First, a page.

After being a volunteer teacher in a village school in Anaimalai, TN, Amukta worked at the Krishnamurti Foundation India school in Chennai when it was started. This was followed by organising learning centers for children from the fishing community and for other working children. Alongside, she started the Mandara Resource Centre for training teachers in alternative education practices (1980 – 1984).
In 1987 she set up the Abacus School in Chennai where for the first time in India, in recent years, Montessori ideas of education were applied right up to the elementary level while following the mainstream syllabus (1987 –1995). Invited by the Education Department, Government of Tamil Nadu, she developed pedagogy and a module for training on a large scale, with the programme named the ‘Professional Development of the Teacher Educator’. In this programme, from 2001 to 2002, she trained the DIET (District Institute for Education and Training) faculty, teachers, academic and administrative supervisors across the state. This was taken to all the elementary teachers and different cadres in the state by the department in the following years. Many of the practices from this programme have been incorporated into the ABL pedagogy adopted by the state. She has worked on several national and international committees on education. She received Best Teacher’s Award from ‘Lady Kalyani Sivaswami Ayyar Best Teacher Award’, 2001.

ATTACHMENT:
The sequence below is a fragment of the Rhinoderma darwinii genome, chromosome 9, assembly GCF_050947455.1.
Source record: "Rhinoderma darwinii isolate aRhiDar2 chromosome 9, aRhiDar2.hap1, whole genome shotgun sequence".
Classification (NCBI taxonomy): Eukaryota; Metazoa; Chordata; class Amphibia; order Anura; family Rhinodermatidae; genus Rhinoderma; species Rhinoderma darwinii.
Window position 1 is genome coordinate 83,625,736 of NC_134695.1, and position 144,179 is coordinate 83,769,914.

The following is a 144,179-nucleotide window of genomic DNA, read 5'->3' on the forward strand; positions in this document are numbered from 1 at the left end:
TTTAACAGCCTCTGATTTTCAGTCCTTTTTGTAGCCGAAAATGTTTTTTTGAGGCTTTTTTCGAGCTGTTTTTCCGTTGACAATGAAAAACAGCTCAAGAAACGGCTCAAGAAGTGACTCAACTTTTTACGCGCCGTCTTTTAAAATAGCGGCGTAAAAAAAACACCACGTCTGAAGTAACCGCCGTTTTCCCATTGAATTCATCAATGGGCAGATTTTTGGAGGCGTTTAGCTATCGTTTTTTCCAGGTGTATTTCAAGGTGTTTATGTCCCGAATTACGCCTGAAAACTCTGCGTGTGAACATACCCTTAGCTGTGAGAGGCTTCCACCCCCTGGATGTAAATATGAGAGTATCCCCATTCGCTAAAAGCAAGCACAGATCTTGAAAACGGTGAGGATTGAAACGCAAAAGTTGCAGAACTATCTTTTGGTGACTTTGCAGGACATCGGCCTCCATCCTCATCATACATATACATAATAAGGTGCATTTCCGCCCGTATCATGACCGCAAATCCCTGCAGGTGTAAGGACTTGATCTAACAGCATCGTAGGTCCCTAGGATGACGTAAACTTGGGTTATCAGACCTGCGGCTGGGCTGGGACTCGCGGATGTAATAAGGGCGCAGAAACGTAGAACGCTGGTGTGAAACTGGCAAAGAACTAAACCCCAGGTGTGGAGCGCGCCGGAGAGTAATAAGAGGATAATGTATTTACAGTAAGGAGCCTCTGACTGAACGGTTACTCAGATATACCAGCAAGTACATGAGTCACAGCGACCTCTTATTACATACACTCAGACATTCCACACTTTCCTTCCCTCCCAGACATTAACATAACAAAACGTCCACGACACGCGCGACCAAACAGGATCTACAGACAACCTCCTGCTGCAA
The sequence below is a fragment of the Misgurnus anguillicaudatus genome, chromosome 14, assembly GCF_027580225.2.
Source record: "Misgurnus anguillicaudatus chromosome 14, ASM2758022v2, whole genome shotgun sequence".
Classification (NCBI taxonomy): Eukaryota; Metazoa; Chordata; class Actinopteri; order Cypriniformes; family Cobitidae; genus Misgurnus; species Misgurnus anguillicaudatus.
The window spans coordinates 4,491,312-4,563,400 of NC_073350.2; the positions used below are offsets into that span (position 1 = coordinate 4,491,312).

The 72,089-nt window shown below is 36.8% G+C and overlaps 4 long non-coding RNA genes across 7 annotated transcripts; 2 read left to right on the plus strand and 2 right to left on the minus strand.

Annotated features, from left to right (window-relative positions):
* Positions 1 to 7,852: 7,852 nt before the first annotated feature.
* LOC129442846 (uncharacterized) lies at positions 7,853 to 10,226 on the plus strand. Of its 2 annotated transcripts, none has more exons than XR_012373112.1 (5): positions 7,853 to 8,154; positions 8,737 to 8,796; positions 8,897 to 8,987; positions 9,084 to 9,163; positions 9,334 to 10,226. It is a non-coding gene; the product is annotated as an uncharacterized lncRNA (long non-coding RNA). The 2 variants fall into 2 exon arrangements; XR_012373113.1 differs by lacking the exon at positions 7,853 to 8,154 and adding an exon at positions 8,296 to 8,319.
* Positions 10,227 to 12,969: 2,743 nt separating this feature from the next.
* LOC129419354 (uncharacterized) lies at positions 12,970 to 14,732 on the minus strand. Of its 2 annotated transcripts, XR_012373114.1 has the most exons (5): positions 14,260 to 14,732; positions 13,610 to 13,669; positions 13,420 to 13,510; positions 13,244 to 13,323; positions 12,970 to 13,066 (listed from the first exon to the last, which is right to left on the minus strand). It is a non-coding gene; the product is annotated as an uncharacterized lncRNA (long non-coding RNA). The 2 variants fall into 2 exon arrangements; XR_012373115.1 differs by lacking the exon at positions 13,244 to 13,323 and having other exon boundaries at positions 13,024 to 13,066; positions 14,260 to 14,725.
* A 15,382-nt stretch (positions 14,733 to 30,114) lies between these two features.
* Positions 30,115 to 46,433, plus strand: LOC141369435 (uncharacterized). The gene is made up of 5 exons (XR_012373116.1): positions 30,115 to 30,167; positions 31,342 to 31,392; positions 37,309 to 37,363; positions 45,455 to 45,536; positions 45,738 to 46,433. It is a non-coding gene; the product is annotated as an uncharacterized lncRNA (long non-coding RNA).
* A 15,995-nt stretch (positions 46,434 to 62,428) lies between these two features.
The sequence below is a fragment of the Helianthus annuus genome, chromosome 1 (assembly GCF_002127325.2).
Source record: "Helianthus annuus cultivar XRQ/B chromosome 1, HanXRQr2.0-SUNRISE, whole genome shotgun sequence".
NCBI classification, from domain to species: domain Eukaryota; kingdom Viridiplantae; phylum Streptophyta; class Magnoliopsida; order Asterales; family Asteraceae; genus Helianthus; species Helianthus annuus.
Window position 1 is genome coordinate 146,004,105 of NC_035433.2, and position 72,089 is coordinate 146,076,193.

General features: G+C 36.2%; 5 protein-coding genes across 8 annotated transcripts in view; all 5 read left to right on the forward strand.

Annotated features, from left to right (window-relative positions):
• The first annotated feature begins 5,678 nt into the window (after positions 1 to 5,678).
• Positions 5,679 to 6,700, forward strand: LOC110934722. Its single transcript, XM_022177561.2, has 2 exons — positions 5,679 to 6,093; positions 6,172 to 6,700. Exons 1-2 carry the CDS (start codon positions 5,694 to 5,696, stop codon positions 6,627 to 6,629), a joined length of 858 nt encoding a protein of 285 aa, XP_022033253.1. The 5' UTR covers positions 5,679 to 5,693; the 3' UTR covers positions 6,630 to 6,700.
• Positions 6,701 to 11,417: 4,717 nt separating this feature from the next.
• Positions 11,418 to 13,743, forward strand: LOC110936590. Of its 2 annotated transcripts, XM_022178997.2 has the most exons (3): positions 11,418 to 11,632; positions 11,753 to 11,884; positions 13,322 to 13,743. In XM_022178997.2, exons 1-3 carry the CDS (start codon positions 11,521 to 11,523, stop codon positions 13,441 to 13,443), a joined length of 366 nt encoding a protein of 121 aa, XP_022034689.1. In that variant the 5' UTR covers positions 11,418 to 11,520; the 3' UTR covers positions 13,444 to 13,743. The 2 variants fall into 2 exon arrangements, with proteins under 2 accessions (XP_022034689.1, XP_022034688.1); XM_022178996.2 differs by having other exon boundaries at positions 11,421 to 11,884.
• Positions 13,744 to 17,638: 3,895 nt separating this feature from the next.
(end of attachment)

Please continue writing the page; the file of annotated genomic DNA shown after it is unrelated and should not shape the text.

She has the following to say about her chosen vocation, “While growing up in a joint-family, I enjoyed being with younger children and at fifteen decided that I wanted to be a teacher. Not interested in doing the regular B.Ed available next to my school, I wanted to do a Montessori training (I do not know where and how I came across that name). In my quest, I wrote to several magazines and newspapers to know where the programme was available in India. The Montessori training gave me a philosophical and a practical base for an understanding of children and their development. My training at Neel Bagh under David Horsburgh (pronounced as horse-burrow) helped me to learn a variety of skills, theories and approaches, and to work with different age groups and adults.
The overall purpose of my work is to make education meaningful for the individual and for the community, in the context of the wider cultural and social reality of the country. I would like to enable educators to understand the potential that children have within them for conceptual clarity while learning, and, that an appropriate environment allows for spontaneous learning.
The Blue Mountains School is an alternative school, celebrating fifty years in 2011.